Tom Mitchell's God Sighting : Stewardship of the Earth

On Sunday, September 1st, UUMC acknowledged #FoodWasteSunday. Tom Mitchell shared the following remarks.

God created all things, and when finished, proclaimed it was very good. Then God gave humanity dominion (more properly translated as “stewardship”) over the earth.

Since then some problems have arisen.

Last Spring, we had a UUMC study group on the book Active Hope. This changed my life. Active Hope presents a model for sustainably doing fruitful social justice work. It uses Climate Change as an example.

The model doesn’t require optimism but relies on developing a clear vision of what is sought and working backward to “What do we do now?” 

We can think of the vision part as figuring out what the Realm of God would look like in the matter considered. It relies on a faith (or evidence) that efforts will make a difference. In the Active Hope view, what is to be avoided is despair to the point of giving up on action.

Here are some insights we gained… 

1.    We became acutely aware of the intergenerational social injustice of climate change, where the deteriorating trend bears more heavily on each succeeding generation, our youth and children and those yet unborn. (This is in accord with Greta Thunberg’s message.)
2.   The inequalities where the rich and poor alike pollute, but the rich more than the poor, and the poor suffering more than the rich.

We are in big trouble [as to Climate Change]. 

There are no quick fixes. What we have already emitted into the atmosphere will be up there for quite some time and continue to warm the Earth. But this is not like a battle or war, to be won or lost. We are destined to have continuing effects. The question is “How much and when?” The good news is both small and large efforts will have an impact.

We are called to action as persons and as a church to make personal lifestyle adjustments, many easy, some not. We must advocate for change in discussions with others in daily life and work with organizations influencing government, corporations and institutions for change.

A change for me is mindfulness for my food.

A book entitled Drawdown studied 70 major opportunities to improve our atmosphere. Number 5 on the list was “Food Waste.”  40% of all food is wasted. Part of  the 40% food waste is what’s on your plate that you don’t eat.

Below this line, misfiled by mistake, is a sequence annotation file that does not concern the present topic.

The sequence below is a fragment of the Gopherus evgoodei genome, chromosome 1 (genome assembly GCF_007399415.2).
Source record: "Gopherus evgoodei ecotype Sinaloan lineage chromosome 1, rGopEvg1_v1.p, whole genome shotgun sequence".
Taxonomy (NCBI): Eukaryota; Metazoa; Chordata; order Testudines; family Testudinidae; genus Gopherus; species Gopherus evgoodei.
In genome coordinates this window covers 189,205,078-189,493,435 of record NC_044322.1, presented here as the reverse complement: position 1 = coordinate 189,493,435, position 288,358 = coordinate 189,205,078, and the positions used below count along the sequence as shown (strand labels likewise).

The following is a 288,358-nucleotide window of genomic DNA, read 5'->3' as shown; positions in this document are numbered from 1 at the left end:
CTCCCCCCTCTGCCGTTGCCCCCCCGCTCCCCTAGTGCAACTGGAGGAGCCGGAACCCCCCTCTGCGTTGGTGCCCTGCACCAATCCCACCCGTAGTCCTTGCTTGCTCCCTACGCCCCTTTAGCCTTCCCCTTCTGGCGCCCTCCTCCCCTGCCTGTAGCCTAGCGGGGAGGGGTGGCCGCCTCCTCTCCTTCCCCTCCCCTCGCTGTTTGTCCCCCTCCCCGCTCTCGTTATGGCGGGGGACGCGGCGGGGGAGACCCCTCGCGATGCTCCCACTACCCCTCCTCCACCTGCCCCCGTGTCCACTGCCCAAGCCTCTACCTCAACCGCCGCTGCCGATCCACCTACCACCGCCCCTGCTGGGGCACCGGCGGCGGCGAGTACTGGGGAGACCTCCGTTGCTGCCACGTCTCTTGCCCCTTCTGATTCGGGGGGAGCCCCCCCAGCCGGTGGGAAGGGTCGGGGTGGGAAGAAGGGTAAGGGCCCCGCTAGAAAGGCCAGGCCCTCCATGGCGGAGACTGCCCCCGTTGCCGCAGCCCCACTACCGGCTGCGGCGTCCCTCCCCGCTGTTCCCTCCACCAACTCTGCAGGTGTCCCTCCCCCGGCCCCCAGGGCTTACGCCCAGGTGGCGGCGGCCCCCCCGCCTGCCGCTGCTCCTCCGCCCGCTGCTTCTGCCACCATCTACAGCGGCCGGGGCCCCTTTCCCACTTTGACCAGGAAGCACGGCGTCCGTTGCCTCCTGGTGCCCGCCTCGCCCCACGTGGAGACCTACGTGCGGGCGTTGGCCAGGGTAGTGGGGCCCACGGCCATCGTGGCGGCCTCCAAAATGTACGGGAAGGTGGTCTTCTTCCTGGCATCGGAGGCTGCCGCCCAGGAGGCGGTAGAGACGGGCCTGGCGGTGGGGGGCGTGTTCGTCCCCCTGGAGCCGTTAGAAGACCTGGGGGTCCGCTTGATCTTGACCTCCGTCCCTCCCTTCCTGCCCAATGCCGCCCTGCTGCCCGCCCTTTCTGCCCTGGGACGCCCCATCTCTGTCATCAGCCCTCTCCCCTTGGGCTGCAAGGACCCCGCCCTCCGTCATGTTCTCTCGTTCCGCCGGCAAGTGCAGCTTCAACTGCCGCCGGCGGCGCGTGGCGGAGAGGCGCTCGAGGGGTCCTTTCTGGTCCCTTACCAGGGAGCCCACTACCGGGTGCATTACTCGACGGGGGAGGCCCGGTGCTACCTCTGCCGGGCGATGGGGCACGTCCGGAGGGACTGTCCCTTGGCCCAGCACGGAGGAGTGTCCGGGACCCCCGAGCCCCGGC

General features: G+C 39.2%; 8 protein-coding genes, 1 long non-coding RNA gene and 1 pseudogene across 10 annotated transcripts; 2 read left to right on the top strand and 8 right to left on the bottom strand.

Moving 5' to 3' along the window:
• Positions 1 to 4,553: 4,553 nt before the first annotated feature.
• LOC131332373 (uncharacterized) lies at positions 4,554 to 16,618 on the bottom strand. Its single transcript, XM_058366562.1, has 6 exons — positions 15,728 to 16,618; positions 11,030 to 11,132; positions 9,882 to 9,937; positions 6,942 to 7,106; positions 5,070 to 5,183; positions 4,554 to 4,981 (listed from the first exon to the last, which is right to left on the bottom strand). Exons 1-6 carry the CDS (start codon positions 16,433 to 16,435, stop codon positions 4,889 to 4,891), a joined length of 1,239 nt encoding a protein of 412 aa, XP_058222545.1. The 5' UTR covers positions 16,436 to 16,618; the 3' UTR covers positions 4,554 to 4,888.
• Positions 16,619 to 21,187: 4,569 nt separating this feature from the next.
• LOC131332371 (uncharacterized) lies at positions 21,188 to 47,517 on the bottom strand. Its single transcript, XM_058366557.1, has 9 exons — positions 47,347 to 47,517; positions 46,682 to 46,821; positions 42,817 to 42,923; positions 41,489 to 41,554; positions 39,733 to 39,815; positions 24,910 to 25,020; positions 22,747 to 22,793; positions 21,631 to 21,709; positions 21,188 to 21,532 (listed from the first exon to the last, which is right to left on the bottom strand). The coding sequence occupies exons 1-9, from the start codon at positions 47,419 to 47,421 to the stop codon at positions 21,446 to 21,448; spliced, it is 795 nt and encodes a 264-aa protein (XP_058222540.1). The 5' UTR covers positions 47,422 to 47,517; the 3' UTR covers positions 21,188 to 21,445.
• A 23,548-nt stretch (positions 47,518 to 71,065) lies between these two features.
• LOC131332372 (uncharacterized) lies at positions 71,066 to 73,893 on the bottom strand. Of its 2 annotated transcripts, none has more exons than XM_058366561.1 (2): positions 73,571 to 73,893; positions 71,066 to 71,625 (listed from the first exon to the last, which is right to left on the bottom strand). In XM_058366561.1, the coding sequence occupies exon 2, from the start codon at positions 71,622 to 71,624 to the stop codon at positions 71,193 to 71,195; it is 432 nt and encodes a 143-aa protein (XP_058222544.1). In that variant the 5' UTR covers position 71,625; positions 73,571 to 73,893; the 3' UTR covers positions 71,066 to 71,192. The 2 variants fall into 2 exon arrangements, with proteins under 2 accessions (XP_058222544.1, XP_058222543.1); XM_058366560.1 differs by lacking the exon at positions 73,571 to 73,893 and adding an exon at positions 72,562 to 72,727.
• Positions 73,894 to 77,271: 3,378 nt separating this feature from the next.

I’ve changed my attitude to be accountable for my decisions regarding what is on my plate. I think of three things:

1.   A healthier, balanced diet than I had before.
2.   Anticipating and planning to match the food I have to what I can and do eat.
3.   Considering the amount of carbon dioxide created by what I eat.

Happily, these 3 changes work in the same direction.

I have a one page graphic that helps me with this last step. It ranks major foods by how much carbon dioxide is needed to produce, transport, process, and market the food. Beef is next to the bottom, pork better, chicken better still, beans better than that, and fruit requiring very little. I still eat beef, but not as much.  I ask for ½ portions when available.  I am thoughtful about preparing my own breakfasts and most lunches.

Sometimes, excessive portions are forced on one.  In that case, I am not a member of the clean plate club.  I eat what is appropriate, leave the rest., or get a take-home box. And, sometimes, I can advocate for correction of excessive serving (or change where I eat!)  

Finally, I can talk to others about this, which I have just done.

Thank you for listening.

References:

         Active Hope, How to Face the Mess We’re in without Going Crazy

              Joanna Macy and Chris Johnstone, 2012

         Carbon Footprint of What You Eat

                  Simple Happy Kitchen, Facebook.com, August 6, 2018